The reason for hope: Jane Baker’s story of God’s strength

1373766470_9806_pic4(1)“Always be ready to give a reason for the hope that is in you.” 1 Peter 3:15

In today’s The Reason for Hope we hear from author and teacher Jane Baker (a.k.a. Mom), whose story is evidence that no matter how hopeless your situation seems to you, God is waiting and will give you more of Himself than He gets in return, and will help you to do the same if you let Him.

Maryann:  What was life like before you were a Christian?

Jane: Before I was a Christian I went to church very little, but I wanted to know about God. I thought church was a fashion show, mostly.  Until I was a teenager, I didn’t hear the message that Jesus is God, He loves me enough to die so that I can have a relationship with God, but it takes me making the decision to accept that truth, and give my life to God. Life had been good for me, mostly.  I heard that message in a little mission, where the people dressed clean, but not fancy, after my parents were divorced and ugliness set in.  It took a real crisis, though, for me to realize that I had to do something about Jesus.

Maryann: What factors in your life did God use to draw you to Christ?  Describe the turning point when He began your relationship with Him.

Jane: One night when I was considering committing suicide over the mess my life was in, all the things I’d heard at church about Jesus came into my mind.  I decided to ask Him to take my life, mess that it was, and I prayed a prayer something like, “Jesus, you know I’m in a mess.  Please come into my life like the people at church say you will, and I’ll live the rest of it for you.”  I put away the sleeping pills and returned to my bed, with nothing more than a feeling of peace.  In the morning I told my mom the truth.  I had thought she would die over what was happening with me if she found out.   She didn’t.  I believe the conviction and strength to do that came not from me, but from God.   Within a year I was married to a pastor.  God was making sure I kept my promise.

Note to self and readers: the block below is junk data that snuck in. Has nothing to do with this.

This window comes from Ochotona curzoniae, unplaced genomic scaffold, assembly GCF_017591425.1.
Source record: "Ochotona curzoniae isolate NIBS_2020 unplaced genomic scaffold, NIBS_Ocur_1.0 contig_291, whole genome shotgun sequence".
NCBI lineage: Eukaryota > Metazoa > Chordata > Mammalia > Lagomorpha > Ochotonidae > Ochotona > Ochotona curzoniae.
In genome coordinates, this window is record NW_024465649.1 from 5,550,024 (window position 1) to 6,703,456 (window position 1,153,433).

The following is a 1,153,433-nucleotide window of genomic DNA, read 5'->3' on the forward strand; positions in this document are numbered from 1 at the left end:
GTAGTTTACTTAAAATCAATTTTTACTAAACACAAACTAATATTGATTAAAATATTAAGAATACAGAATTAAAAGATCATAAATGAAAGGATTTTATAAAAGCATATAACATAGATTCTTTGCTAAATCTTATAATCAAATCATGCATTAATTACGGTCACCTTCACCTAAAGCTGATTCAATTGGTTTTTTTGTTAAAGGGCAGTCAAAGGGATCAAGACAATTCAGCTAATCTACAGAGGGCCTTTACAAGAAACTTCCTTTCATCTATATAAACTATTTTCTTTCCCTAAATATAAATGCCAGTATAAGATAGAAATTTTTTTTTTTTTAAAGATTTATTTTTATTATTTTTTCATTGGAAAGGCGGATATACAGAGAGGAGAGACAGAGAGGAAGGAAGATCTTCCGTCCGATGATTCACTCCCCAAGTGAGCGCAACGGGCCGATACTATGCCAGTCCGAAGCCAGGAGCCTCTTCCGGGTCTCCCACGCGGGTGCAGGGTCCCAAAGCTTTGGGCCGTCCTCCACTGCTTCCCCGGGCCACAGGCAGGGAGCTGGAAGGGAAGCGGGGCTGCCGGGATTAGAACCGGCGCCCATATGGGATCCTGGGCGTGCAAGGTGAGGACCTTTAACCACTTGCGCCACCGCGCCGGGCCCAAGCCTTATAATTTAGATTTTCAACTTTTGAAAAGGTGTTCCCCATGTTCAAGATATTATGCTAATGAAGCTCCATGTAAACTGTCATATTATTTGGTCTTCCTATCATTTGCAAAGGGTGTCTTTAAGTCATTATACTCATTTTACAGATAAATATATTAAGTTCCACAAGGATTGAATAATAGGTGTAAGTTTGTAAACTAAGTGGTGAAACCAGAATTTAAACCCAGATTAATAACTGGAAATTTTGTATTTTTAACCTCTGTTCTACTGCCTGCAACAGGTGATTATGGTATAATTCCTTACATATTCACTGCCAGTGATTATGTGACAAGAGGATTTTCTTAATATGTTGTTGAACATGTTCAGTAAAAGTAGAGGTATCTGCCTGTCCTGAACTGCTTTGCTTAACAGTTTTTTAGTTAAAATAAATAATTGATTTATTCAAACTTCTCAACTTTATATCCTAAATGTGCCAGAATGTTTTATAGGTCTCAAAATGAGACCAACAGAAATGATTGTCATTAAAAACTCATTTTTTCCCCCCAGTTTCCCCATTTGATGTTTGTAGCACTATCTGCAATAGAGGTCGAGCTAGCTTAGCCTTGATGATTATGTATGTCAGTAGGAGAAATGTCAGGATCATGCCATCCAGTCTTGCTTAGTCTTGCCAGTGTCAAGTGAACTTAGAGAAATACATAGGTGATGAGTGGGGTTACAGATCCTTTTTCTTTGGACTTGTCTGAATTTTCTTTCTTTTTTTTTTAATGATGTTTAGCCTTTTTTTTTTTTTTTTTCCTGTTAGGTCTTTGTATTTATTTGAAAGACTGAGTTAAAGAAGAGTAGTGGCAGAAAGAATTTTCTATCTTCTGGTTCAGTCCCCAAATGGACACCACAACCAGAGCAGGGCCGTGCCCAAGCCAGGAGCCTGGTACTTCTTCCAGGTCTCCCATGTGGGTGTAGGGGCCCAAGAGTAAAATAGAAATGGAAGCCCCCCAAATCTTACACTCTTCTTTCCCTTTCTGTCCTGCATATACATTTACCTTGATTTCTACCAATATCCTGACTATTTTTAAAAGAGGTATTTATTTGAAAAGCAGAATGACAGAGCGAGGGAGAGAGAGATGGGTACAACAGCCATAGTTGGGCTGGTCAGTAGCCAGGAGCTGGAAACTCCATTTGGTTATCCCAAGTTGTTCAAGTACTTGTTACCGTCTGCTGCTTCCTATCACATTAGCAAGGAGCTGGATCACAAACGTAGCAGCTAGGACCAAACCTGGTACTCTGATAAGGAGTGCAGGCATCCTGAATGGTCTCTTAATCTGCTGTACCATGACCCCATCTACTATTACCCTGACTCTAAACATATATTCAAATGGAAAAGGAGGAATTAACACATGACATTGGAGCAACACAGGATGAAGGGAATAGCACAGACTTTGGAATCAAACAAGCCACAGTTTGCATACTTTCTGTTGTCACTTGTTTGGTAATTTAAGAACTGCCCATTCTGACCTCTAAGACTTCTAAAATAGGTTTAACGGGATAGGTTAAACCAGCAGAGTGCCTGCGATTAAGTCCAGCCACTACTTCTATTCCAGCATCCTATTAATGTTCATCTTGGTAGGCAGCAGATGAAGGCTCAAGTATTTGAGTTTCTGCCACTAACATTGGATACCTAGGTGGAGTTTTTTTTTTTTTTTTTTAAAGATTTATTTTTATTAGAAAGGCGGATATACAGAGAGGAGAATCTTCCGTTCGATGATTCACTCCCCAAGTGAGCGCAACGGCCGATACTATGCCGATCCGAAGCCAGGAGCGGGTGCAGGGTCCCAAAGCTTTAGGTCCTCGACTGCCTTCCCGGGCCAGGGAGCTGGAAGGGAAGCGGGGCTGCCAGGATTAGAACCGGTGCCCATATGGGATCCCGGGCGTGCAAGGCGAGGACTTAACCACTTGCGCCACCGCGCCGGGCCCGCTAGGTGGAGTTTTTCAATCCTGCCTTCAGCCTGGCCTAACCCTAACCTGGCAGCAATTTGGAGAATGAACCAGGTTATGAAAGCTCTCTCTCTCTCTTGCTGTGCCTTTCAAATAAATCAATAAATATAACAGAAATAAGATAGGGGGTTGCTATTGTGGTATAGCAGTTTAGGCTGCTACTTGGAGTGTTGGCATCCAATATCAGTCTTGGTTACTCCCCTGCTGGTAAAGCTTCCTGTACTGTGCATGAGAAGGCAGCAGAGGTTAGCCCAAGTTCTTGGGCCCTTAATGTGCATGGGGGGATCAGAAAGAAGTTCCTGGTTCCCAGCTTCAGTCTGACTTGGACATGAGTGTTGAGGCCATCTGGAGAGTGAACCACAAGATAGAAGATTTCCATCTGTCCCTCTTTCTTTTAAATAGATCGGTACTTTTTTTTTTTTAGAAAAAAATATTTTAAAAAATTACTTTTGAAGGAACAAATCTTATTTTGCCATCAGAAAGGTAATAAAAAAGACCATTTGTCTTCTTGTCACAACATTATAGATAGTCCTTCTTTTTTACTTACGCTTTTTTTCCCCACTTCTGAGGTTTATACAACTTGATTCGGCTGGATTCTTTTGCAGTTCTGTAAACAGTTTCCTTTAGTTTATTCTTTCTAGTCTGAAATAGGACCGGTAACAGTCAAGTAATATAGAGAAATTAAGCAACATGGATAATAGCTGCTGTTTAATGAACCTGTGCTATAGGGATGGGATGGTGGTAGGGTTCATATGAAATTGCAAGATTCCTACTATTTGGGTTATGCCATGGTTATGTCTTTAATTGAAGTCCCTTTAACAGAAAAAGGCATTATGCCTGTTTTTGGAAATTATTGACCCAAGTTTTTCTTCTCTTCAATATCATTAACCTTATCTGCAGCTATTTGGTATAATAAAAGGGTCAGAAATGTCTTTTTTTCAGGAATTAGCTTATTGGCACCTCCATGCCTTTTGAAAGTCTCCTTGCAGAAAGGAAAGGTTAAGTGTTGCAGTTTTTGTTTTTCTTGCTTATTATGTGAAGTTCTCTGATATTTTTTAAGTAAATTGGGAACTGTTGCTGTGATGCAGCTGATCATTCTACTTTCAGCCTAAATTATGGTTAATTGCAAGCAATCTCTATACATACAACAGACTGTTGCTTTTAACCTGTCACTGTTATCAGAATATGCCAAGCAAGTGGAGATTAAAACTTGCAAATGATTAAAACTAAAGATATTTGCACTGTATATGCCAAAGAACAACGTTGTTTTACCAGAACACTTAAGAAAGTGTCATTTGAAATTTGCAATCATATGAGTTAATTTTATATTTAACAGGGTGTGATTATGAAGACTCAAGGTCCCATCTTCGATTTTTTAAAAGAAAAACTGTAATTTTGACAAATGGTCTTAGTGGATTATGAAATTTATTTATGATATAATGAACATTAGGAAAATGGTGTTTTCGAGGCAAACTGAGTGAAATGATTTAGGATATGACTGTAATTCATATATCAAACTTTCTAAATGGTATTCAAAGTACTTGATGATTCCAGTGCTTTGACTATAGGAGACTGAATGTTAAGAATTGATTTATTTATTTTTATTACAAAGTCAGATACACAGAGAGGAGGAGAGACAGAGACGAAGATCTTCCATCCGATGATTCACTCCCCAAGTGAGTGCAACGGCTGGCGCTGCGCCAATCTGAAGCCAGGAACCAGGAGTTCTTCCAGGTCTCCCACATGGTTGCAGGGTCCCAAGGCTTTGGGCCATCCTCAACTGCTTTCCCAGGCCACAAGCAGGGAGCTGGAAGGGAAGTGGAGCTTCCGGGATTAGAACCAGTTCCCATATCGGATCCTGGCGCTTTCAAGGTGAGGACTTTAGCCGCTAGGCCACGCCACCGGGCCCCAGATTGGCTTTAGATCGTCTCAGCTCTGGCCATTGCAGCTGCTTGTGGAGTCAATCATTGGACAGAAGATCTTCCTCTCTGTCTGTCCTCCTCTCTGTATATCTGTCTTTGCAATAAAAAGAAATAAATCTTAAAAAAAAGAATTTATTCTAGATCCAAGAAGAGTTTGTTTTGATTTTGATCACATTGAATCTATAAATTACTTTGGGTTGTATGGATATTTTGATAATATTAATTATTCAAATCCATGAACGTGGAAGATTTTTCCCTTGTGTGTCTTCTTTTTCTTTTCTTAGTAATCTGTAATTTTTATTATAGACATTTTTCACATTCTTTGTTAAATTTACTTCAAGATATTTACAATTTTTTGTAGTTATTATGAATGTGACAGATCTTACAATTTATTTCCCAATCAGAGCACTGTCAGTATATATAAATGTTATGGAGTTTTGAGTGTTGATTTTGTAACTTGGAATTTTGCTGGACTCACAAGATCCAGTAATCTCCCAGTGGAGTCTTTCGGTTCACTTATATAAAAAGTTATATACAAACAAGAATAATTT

Maryann:  How has knowing Jesus changed your life and the way you look at life?  Is it all sunshine and roses?  What has He called you to do—has He given you renewed purpose?  Share any doubts you had that have been resolved.

Jane: I think Jesus knew what a hard head I am, and He let me fall clear to the bottom to make sure I’d remember what happened.  Despite that, now and then, when I couldn’t feel Him or life was in a canyon, I’d wonder if I had really lost my mind to believe a man was born of a virgin and rose from the dead.  However, over time, God has changed me. I am not strong by myself, but with Him I am all that I need to be. He has answered so many prayers in bigger ways than I even prayed them that I don’t consider the unbelievable about Him anymore, because it is totally believable. Fear still slips in and rules my decisions now and then, and He’s working on that (Max Lucado’s book on Fear is a great place to start if you have the same problem).  He’s called me to be a mom and grandma, teach kids, write and paint – a really cool thing He does is use us for the skills and talents He’s put in us. Now when things are tough, I flop back in His hand and say, “I can’t influence this, and You are on.”